The Complainant states that the Respondent has no rights or interests in the Domain Name beyond a purely commercial interest in misleadingly diverting consumers to generate revenue. The Complainant asserts that the Respondent is not known by the name “traderjos” or any variation thereof and has no legitimate rights to use the TRADER JOE’S trademark. The Complainant has not licensed or otherwise authorized the Respondent to use the TRADER JOE’S trademark in any form. There is no evidence that the Respondent has used or intends to use the Domain Name or a name corresponding to the Domain Name in connection with a bona fide offering of goods and/or services. The Complainant contends that the Respondent has instead used the Domain Name to mislead consumers and generate revenue through pay-per-click links by falsely suggesting an affiliation with the Complainant.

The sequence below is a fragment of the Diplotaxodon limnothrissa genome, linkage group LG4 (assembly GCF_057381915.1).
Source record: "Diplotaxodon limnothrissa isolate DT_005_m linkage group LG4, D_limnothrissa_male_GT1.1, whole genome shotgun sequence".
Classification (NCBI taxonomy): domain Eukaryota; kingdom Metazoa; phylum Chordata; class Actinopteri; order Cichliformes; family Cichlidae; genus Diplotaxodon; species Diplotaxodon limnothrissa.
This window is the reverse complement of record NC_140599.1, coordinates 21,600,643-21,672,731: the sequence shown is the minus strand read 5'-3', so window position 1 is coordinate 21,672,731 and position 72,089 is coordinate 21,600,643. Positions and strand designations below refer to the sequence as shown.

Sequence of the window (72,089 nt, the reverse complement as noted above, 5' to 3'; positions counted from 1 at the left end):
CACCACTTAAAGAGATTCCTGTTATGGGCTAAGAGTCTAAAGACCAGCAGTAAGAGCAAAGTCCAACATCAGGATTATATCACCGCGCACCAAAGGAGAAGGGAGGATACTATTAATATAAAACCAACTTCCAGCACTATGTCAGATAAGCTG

In the Complainant's view, the Respondent’s conduct indicates that the Respondent has registered and is using the Domain Name in bad faith. The Complainant argues that the Respondent’s registration and use of the Domain Name falls within the meaning of paragraph 4(b)(iv) of the Policy. By registering a Domain Name that consists of a likely typographical error in the Complainant’s trademark and using it to direct visitors to a website offering only pay-per-click links, the Respondent has intentionally created a likelihood of confusion with the Complainant’s trademark to attract Internet users for commercial gain. In the Complainant's opinion, the Respondent’s attempt to deliberately confuse consumers is a clear indication of bad faith, and the inherently illegitimate nature of “typosquatting” has led many panels to classify the practice as bad faith per se.